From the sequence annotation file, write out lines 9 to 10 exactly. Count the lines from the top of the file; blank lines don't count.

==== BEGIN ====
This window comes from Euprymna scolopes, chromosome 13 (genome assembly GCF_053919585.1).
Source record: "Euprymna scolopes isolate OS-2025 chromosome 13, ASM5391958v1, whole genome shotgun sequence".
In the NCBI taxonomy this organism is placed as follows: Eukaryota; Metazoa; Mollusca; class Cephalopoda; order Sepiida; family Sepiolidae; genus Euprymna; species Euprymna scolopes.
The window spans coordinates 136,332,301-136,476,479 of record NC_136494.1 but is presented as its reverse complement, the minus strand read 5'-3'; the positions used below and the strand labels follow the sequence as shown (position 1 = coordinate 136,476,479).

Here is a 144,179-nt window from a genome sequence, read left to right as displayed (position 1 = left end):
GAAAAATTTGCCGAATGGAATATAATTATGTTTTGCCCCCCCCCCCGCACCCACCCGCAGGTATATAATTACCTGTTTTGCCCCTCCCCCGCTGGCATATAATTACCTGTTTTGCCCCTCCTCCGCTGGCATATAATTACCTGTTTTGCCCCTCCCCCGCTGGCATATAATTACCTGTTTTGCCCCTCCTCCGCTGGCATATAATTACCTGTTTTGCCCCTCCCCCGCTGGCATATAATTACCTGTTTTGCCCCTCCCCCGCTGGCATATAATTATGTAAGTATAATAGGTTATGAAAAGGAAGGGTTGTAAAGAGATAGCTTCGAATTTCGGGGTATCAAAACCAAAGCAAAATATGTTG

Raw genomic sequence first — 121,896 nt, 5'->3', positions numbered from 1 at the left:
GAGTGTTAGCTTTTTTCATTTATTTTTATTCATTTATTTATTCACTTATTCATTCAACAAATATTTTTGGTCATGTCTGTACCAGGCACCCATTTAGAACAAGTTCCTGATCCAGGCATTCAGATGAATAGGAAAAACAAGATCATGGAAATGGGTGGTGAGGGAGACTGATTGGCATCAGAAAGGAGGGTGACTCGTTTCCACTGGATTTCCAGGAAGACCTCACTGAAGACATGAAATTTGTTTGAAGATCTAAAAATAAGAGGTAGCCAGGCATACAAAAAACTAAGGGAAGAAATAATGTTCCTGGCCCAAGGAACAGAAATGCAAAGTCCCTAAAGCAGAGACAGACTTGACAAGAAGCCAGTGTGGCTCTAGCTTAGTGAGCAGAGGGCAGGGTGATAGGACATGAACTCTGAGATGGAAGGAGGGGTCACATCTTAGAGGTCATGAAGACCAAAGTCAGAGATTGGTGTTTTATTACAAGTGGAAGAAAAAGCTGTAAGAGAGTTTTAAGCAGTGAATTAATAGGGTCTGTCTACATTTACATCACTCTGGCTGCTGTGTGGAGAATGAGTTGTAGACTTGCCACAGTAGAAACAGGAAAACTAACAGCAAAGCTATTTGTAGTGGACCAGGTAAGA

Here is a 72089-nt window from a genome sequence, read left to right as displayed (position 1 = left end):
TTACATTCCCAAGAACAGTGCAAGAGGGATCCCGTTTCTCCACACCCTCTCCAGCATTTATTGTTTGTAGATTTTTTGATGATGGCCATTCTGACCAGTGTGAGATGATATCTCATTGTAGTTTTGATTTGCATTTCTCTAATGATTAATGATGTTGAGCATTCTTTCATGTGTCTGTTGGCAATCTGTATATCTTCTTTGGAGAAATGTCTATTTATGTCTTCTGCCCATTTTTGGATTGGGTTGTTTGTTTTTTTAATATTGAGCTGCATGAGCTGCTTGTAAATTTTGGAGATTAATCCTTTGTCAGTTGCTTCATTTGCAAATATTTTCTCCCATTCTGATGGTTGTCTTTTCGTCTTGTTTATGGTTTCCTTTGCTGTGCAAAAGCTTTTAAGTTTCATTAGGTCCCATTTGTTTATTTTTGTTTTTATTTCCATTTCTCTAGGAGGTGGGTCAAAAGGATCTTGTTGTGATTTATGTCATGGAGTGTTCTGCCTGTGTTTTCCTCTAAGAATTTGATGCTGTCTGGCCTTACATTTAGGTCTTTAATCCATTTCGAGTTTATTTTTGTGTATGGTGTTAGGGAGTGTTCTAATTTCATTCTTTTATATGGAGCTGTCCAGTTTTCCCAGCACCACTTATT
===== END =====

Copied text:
Here is a 72089-nt window from a genome sequence, read left to right as displayed (position 1 = left end):
TTACATTCCCAAGAACAGTGCAAGAGGGATCCCGTTTCTCCACACCCTCTCCAGCATTTATTGTTTGTAGATTTTTTGATGATGGCCATTCTGACCAGTGTGAGATGATATCTCATTGTAGTTTTGATTTGCATTTCTCTAATGATTAATGATGTTGAGCATTCTTTCATGTGTCTGTTGGCAATCTGTATATCTTCTTTGGAGAAATGTCTATTTATGTCTTCTGCCCATTTTTGGATTGGGTTGTTTGTTTTTTTAATATTGAGCTGCATGAGCTGCTTGTAAATTTTGGAGATTAATCCTTTGTCAGTTGCTTCATTTGCAAATATTTTCTCCCATTCTGATGGTTGTCTTTTCGTCTTGTTTATGGTTTCCTTTGCTGTGCAAAAGCTTTTAAGTTTCATTAGGTCCCATTTGTTTATTTTTGTTTTTATTTCCATTTCTCTAGGAGGTGGGTCAAAAGGATCTTGTTGTGATTTATGTCATGGAGTGTTCTGCCTGTGTTTTCCTCTAAGAATTTGATGCTGTCTGGCCTTACATTTAGGTCTTTAATCCATTTCGAGTTTATTTTTGTGTATGGTGTTAGGGAGTGTTCTAATTTCATTCTTTTATATGGAGCTGTCCAGTTTTCCCAGCACCACTTATT